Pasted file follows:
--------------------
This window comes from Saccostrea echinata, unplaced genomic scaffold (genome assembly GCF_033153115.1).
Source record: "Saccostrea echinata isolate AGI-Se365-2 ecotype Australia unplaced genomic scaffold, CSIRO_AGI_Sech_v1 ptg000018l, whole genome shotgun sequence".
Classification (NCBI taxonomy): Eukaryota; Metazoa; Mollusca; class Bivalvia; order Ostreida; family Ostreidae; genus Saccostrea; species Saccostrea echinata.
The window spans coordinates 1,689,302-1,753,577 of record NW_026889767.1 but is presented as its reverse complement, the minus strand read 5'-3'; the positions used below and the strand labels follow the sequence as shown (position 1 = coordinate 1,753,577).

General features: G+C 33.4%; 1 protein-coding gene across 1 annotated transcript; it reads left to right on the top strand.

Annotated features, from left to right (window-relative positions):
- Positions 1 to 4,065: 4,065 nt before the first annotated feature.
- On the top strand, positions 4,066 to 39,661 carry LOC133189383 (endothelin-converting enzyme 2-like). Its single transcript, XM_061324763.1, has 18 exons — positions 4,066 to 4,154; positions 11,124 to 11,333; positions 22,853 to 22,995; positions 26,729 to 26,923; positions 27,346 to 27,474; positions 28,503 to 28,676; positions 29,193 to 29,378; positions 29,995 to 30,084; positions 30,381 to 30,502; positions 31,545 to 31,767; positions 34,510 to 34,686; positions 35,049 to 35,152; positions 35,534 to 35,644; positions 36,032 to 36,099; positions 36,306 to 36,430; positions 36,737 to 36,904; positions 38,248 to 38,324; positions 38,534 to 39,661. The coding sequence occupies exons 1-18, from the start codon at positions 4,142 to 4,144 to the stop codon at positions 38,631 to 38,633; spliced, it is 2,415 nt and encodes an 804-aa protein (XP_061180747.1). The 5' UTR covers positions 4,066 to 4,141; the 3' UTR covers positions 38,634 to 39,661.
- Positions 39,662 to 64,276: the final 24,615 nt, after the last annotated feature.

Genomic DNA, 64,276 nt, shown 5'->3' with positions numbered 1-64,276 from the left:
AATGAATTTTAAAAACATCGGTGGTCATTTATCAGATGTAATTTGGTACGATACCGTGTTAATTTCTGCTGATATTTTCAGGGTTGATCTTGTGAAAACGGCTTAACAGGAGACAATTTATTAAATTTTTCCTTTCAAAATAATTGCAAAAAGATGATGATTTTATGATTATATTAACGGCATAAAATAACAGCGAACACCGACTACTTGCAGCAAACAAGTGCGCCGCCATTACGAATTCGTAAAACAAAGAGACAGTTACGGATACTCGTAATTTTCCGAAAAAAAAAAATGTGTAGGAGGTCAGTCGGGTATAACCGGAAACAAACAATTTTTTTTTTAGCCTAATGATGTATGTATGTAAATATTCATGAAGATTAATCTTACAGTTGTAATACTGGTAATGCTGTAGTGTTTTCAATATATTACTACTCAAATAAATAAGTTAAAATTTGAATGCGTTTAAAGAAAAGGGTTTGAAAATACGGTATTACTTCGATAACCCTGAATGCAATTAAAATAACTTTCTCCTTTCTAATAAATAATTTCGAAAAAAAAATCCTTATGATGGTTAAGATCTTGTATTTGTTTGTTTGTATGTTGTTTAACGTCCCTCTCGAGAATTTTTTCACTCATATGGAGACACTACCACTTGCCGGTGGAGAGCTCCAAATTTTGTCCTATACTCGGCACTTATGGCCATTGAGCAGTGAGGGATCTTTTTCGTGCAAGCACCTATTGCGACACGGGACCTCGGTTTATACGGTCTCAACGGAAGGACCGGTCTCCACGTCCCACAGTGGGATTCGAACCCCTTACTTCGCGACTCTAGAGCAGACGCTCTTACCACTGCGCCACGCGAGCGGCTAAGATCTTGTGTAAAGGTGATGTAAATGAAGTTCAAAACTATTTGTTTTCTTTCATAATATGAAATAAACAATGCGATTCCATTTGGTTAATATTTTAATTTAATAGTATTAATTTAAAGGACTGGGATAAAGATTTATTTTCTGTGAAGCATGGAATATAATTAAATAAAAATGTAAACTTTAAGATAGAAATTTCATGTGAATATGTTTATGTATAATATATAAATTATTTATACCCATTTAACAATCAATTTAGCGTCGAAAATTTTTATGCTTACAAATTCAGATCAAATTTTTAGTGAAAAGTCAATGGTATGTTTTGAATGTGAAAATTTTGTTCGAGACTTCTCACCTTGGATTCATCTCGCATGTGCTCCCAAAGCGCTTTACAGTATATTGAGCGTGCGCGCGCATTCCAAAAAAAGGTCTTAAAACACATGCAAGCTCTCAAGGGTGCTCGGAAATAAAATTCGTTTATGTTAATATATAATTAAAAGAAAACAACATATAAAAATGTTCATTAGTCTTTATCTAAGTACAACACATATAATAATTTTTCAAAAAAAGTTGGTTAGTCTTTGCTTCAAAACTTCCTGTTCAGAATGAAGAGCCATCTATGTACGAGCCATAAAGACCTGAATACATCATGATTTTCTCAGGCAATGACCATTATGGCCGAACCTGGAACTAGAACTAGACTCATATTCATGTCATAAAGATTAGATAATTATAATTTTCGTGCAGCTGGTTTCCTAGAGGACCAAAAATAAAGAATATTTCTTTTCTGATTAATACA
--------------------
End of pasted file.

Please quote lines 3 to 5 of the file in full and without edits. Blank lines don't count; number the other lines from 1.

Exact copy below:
Classification (NCBI taxonomy): Eukaryota; Metazoa; Mollusca; class Bivalvia; order Ostreida; family Ostreidae; genus Saccostrea; species Saccostrea echinata.
The window spans coordinates 1,689,302-1,753,577 of record NW_026889767.1 but is presented as its reverse complement, the minus strand read 5'-3'; the positions used below and the strand labels follow the sequence as shown (position 1 = coordinate 1,753,577).

General features: G+C 33.4%; 1 protein-coding gene across 1 annotated transcript; it reads left to right on the top strand.